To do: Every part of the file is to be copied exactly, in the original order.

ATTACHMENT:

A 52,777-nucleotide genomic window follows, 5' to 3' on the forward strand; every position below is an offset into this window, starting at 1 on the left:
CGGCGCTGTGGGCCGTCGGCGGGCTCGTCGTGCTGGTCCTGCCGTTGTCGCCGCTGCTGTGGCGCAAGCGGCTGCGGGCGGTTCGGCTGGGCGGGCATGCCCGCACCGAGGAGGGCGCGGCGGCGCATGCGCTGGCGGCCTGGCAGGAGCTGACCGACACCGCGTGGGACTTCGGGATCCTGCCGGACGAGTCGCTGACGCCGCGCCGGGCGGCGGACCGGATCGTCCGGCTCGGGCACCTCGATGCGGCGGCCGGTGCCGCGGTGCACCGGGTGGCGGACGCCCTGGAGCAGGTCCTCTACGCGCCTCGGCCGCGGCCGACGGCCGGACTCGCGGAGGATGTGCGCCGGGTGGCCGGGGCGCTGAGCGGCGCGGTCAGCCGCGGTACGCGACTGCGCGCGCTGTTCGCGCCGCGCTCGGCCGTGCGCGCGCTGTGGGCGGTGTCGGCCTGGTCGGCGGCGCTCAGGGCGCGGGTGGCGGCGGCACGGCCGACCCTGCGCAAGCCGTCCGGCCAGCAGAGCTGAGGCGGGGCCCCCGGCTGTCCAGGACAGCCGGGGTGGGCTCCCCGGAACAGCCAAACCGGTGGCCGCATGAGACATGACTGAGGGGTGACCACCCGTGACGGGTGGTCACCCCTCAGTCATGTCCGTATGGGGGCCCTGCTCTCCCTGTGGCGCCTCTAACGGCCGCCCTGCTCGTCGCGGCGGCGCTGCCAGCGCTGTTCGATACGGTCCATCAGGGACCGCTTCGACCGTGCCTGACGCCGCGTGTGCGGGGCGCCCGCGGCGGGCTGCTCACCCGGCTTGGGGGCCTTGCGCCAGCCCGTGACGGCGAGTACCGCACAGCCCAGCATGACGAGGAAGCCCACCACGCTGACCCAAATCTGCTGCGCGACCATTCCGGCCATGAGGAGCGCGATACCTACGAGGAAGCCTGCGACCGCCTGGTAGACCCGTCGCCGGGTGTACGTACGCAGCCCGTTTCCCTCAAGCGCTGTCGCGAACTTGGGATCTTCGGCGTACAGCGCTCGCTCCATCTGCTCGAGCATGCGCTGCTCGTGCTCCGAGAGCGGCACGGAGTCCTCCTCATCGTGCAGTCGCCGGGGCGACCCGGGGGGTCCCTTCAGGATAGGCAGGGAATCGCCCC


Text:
A 52,777-nucleotide genomic window follows, 5' to 3' on the forward strand; every position below is an offset into this window, starting at 1 on the left:
CGGCGCTGTGGGCCGTCGGCGGGCTCGTCGTGCTGGTCCTGCCGTTGTCGCCGCTGCTGTGGCGCAAGCGGCTGCGGGCGGTTCGGCTGGGCGGGCATGCCCGCACCGAGGAGGGCGCGGCGGCGCATGCGCTGGCGGCCTGGCAGGAGCTGACCGACACCGCGTGGGACTTCGGGATCCTGCCGGACGAGTCGCTGACGCCGCGCCGGGCGGCGGACCGGATCGTCCGGCTCGGGCACCTCGATGCGGCGGCCGGTGCCGCGGTGCACCGGGTGGCGGACGCCCTGGAGCAGGTCCTCTACGCGCCTCGGCCGCGGCCGACGGCCGGACTCGCGGAGGATGTGCGCCGGGTGGCCGGGGCGCTGAGCGGCGCGGTCAGCCGCGGTACGCGACTGCGCGCGCTGTTCGCGCCGCGCTCGGCCGTGCGCGCGCTGTGGGCGGTGTCGGCCTGGTCGGCGGCGCTCAGGGCGCGGGTGGCGGCGGCACGGCCGACCCTGCGCAAGCCGTCCGGCCAGCAGAGCTGAGGCGGGGCCCCCGGCTGTCCAGGACAGCCGGGGTGGGCTCCCCGGAACAGCCAAACCGGTGGCCGCATGAGACATGACTGAGGGGTGACCACCCGTGACGGGTGGTCACCCCTCAGTCATGTCCGTATGGGGGCCCTGCTCTCCCTGTGGCGCCTCTAACGGCCGCCCTGCTCGTCGCGGCGGCGCTGCCAGCGCTGTTCGATACGGTCCATCAGGGACCGCTTCGACCGTGCCTGACGCCGCGTGTGCGGGGCGCCCGCGGCGGGCTGCTCACCCGGCTTGGGGGCCTTGCGCCAGCCCGTGACGGCGAGTACCGCACAGCCCAGCATGACGAGGAAGCCCACCACGCTGACCCAAATCTGCTGCGCGACCATTCCGGCCATGAGGAGCGCGATACCTACGAGGAAGCCTGCGACCGCCTGGTAGACCCGTCGCCGGGTGTACGTACGCAGCCCGTTTCCCTCAAGCGCTGTCGCGAACTTGGGATCTTCGGCGTACAGCGCTCGCTCCATCTGCTCGAGCATGCGCTGCTCGTGCTCCGAGAGCGGCACGGAGTCCTCCTCATCGTGCAGTCGCCGGGGCGACCCGGGGGGTCCCTTCAGGATAGGCAGGGAATCGCCCC